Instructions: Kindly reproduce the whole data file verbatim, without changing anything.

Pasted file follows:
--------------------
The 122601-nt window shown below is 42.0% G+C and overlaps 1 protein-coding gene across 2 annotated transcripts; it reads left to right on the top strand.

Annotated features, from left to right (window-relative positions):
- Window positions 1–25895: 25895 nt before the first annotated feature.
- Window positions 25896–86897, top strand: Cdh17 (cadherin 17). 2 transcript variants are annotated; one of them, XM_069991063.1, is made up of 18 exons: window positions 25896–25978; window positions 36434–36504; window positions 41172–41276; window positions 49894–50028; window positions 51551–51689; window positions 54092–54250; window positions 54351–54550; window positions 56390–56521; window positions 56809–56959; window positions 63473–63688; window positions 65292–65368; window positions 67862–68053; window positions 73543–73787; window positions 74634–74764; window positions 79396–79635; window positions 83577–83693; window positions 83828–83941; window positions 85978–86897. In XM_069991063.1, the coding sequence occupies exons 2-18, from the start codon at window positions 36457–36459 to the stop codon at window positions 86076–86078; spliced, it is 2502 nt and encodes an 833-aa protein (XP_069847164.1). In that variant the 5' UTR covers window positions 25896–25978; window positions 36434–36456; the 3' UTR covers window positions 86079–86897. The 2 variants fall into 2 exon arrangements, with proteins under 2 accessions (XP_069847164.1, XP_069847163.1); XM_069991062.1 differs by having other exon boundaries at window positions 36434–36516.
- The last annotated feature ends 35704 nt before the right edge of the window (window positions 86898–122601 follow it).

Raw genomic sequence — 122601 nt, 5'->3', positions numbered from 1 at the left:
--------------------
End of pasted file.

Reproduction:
The 122601-nt window shown below is 42.0% G+C and overlaps 1 protein-coding gene across 2 annotated transcripts; it reads left to right on the top strand.

Annotated features, from left to right (window-relative positions):
- Window positions 1–25895: 25895 nt before the first annotated feature.
- Window positions 25896–86897, top strand: Cdh17 (cadherin 17). 2 transcript variants are annotated; one of them, XM_069991063.1, is made up of 18 exons: window positions 25896–25978; window positions 36434–36504; window positions 41172–41276; window positions 49894–50028; window positions 51551–51689; window positions 54092–54250; window positions 54351–54550; window positions 56390–56521; window positions 56809–56959; window positions 63473–63688; window positions 65292–65368; window positions 67862–68053; window positions 73543–73787; window positions 74634–74764; window positions 79396–79635; window positions 83577–83693; window positions 83828–83941; window positions 85978–86897. In XM_069991063.1, the coding sequence occupies exons 2-18, from the start codon at window positions 36457–36459 to the stop codon at window positions 86076–86078; spliced, it is 2502 nt and encodes an 833-aa protein (XP_069847164.1). In that variant the 5' UTR covers window positions 25896–25978; window positions 36434–36456; the 3' UTR covers window positions 86079–86897. The 2 variants fall into 2 exon arrangements, with proteins under 2 accessions (XP_069847164.1, XP_069847163.1); XM_069991062.1 differs by having other exon boundaries at window positions 36434–36516.
- The last annotated feature ends 35704 nt before the right edge of the window (window positions 86898–122601 follow it).

Raw genomic sequence — 122601 nt, 5'->3', positions numbered from 1 at the left: